Maybe I should make an illustration of a guy in cover-alls standing under your business with a bucket?
Nah – I think you get the picture.

Mark

(reprinted from 1/21/11)

What Advertising Buys

There is a difference between Fame & Fortune – I don’t know how many ways I can communicate this to my clients, so I’m just gonna say it:

“Fame is easy. Fortune (on the other hand)…well, that’s kind of a b#tch.” – Mark Mahar

Fame doesn’t require a real plan…it just requires volume, a spotlight or a spectacle.
Fortune requires a plan (and sometimes it even demands silence).

The question isn’t whether you can get in the spotlight, or even if you can convert an audience into customers, the REAL question is:

 ”What do you have if your audience doesn’t act?”

Typically you’ll just have an invoice as proof you paid for your 15minutes of fame.
Instead – We CREATE ASSETS that you can sell or license to get your money back.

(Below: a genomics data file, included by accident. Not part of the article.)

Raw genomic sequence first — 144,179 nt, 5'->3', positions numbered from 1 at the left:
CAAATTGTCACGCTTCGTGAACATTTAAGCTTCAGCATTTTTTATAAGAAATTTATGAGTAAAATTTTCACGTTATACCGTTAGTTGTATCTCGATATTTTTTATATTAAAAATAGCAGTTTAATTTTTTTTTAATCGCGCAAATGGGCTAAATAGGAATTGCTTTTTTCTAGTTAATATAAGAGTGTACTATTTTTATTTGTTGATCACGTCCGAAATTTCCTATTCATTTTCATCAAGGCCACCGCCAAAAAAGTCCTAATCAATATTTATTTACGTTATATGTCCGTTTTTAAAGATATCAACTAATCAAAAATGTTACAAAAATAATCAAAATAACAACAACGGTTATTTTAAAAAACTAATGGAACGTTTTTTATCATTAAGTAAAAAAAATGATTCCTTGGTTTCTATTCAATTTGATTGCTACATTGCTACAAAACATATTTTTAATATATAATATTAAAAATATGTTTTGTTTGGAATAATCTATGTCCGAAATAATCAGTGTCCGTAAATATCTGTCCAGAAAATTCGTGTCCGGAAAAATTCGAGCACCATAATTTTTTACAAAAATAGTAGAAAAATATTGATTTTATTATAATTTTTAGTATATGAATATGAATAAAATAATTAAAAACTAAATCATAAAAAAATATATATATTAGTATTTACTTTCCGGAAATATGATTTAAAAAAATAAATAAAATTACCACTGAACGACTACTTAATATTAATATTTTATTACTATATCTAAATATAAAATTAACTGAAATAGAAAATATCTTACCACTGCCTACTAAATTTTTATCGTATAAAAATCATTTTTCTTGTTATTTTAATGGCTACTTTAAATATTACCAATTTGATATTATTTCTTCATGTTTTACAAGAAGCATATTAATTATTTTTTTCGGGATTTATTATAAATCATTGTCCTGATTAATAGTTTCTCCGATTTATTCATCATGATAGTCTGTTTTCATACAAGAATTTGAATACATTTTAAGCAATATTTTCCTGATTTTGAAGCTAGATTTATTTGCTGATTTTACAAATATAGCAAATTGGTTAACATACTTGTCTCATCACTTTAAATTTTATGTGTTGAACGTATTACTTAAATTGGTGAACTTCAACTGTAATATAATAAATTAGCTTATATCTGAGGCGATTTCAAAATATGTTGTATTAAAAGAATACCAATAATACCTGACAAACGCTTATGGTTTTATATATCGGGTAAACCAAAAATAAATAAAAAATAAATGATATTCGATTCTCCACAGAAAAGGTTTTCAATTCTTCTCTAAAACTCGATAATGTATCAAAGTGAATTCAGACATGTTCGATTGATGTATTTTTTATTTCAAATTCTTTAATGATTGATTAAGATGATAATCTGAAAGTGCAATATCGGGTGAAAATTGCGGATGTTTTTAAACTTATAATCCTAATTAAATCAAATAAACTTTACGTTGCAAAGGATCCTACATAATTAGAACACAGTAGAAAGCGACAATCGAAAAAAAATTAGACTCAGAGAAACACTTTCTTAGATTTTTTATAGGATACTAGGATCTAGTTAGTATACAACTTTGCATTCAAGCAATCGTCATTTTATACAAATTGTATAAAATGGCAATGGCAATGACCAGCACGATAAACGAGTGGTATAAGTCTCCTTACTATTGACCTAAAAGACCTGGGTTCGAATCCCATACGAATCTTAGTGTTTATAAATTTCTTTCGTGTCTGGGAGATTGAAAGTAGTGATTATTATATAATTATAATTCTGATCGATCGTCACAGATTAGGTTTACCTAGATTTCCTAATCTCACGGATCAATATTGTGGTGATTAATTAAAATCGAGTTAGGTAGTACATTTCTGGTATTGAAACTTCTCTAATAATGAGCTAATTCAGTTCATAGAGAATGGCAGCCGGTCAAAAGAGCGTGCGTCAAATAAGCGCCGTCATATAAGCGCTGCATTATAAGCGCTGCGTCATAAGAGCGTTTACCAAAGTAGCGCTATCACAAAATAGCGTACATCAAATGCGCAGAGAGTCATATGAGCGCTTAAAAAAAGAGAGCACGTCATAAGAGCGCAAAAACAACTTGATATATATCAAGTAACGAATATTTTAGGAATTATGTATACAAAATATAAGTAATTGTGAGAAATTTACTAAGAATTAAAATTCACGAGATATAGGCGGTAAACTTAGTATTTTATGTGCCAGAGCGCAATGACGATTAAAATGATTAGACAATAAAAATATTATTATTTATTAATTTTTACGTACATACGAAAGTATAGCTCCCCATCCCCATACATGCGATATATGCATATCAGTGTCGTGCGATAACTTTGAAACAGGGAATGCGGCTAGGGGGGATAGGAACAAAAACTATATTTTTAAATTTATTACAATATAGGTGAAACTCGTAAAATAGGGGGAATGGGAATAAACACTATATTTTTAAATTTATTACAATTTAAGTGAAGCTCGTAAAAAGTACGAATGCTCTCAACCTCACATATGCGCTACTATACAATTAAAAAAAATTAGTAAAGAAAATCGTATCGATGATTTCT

Marketing Firms, Advertising Agencies, Publicists and Promoters will all quote you a price to REACH an audience.  Anyone who promises you that an advertising campaign or promotion will be successful for your sales is over-extending themselves (nobody is savvy enough to predict whether your outreach will result in a transaction…they can only guarantee that your message will reach the audience).

At Mahar Enterprises, Inc. we make bold promises but “consumer action” isn’t one of them (it is always the goal, but nobody can make that promise).  We will, however, promise you a safety net – a backup plan.  EVEN IF your advertising campaign or promotion isn’t as successful as it needs to be for your sales, we can promise that any promotion we help you with WILL result in creating an alternative value somewhere else in your business or career…so you’re at least guaranteed to recoup the money you spent on advertising & marketing.